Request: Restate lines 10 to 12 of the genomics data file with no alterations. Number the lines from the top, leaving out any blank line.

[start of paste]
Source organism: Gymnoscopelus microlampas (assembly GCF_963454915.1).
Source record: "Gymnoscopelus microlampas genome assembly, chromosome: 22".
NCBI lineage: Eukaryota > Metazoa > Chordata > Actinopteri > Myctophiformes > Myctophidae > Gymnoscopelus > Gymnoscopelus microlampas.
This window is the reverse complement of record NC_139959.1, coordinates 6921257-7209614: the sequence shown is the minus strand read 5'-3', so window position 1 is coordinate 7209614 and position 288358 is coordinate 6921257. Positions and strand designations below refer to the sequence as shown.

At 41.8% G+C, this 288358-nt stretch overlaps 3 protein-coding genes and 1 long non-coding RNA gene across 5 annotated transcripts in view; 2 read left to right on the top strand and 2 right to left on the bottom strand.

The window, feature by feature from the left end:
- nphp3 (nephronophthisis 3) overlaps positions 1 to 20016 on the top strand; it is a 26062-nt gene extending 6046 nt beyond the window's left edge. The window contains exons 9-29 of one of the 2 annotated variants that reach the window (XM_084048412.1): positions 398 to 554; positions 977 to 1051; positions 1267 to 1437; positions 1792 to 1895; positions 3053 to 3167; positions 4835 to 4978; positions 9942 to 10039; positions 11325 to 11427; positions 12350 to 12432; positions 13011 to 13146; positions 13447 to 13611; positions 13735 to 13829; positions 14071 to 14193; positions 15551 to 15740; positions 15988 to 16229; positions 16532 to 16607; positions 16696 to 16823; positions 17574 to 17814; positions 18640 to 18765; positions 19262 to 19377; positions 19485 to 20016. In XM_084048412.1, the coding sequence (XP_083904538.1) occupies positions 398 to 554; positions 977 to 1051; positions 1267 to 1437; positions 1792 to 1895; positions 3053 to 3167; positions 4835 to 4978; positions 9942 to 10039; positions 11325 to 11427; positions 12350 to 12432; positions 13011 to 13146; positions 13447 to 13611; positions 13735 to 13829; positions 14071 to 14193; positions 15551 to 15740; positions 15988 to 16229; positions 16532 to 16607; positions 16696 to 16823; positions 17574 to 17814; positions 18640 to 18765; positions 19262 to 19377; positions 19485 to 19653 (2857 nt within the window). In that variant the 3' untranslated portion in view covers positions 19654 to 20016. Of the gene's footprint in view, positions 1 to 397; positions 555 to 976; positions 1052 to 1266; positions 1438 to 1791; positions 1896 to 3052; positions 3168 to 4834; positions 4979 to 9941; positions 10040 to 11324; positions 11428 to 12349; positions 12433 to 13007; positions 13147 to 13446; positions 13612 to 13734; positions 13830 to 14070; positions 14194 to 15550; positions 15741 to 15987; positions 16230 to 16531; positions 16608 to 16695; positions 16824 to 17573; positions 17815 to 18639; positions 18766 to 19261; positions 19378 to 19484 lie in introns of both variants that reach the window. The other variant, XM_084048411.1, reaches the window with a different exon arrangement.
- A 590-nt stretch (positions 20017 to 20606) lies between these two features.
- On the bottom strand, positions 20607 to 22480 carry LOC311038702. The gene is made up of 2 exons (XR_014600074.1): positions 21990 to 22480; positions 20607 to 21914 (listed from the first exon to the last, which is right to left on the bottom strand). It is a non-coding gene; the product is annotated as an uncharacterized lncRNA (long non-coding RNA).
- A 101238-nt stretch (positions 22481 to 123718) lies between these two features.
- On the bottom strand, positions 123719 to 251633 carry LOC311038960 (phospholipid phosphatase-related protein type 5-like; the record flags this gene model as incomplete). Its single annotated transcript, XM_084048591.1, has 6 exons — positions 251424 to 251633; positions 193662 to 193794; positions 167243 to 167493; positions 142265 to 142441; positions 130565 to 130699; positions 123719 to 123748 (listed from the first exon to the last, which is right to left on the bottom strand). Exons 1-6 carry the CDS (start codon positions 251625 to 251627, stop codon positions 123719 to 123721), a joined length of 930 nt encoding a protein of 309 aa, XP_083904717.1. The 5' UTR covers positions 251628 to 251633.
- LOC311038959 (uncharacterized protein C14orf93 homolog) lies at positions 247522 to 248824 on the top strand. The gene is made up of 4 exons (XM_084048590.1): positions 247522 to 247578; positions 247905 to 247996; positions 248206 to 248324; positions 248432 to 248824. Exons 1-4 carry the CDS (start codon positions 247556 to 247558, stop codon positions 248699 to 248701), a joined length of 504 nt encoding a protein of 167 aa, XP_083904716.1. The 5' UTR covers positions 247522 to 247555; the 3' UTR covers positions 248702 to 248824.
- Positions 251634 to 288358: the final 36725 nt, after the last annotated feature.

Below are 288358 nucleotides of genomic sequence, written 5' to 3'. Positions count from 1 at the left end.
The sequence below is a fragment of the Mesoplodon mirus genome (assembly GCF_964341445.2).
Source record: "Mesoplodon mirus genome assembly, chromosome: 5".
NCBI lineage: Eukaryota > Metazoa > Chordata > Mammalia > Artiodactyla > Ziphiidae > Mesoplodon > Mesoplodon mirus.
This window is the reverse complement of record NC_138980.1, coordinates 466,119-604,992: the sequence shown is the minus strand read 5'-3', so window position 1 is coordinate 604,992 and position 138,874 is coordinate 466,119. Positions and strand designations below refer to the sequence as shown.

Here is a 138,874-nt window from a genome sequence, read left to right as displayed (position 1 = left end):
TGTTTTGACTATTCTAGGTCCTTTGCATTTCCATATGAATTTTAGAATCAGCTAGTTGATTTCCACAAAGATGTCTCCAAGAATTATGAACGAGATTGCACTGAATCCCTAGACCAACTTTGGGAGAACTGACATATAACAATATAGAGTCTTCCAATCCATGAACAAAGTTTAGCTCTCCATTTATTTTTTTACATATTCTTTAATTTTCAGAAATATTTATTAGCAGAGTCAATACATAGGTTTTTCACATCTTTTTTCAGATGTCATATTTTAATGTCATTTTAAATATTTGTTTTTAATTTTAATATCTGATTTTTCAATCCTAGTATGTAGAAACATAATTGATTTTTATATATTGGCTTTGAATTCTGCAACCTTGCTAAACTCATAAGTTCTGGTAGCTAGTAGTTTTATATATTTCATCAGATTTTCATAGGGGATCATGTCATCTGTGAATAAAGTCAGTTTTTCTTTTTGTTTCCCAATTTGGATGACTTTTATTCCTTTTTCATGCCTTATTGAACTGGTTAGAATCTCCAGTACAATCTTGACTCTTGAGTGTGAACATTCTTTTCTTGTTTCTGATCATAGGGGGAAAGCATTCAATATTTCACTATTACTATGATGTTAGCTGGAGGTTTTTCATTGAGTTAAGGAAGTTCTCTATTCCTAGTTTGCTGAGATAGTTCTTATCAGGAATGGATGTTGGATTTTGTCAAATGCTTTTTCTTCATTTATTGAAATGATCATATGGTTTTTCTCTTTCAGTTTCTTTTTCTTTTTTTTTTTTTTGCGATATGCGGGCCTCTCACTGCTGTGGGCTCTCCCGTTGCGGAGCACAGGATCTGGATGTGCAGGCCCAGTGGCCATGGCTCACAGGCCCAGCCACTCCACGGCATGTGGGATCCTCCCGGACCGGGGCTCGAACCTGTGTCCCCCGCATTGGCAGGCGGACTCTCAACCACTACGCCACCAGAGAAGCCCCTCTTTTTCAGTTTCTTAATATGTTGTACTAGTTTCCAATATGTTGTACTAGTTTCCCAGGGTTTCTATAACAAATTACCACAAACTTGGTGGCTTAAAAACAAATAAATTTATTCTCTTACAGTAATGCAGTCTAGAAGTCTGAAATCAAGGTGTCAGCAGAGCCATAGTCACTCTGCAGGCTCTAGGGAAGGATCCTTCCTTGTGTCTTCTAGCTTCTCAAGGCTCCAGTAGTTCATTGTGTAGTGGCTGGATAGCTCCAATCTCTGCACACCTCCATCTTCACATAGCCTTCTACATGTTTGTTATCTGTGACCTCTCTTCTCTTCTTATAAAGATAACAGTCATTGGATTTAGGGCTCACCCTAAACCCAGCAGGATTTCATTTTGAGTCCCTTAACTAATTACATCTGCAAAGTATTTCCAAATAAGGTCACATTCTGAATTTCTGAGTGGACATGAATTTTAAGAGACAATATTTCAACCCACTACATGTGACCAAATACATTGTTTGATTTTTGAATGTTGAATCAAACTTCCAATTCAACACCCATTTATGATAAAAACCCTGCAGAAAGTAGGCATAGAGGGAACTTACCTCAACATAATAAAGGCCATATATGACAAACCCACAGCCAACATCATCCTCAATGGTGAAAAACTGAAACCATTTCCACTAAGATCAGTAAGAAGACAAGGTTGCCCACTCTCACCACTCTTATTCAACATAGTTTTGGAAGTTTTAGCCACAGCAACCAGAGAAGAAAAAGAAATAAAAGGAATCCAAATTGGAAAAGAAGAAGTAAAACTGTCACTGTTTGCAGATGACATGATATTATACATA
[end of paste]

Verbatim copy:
- A 101238-nt stretch (positions 22481 to 123718) lies between these two features.
- On the bottom strand, positions 123719 to 251633 carry LOC311038960 (phospholipid phosphatase-related protein type 5-like; the record flags this gene model as incomplete). Its single annotated transcript, XM_084048591.1, has 6 exons — positions 251424 to 251633; positions 193662 to 193794; positions 167243 to 167493; positions 142265 to 142441; positions 130565 to 130699; positions 123719 to 123748 (listed from the first exon to the last, which is right to left on the bottom strand). Exons 1-6 carry the CDS (start codon positions 251625 to 251627, stop codon positions 123719 to 123721), a joined length of 930 nt encoding a protein of 309 aa, XP_083904717.1. The 5' UTR covers positions 251628 to 251633.
- LOC311038959 (uncharacterized protein C14orf93 homolog) lies at positions 247522 to 248824 on the top strand. The gene is made up of 4 exons (XM_084048590.1): positions 247522 to 247578; positions 247905 to 247996; positions 248206 to 248324; positions 248432 to 248824. Exons 1-4 carry the CDS (start codon positions 247556 to 247558, stop codon positions 248699 to 248701), a joined length of 504 nt encoding a protein of 167 aa, XP_083904716.1. The 5' UTR covers positions 247522 to 247555; the 3' UTR covers positions 248702 to 248824.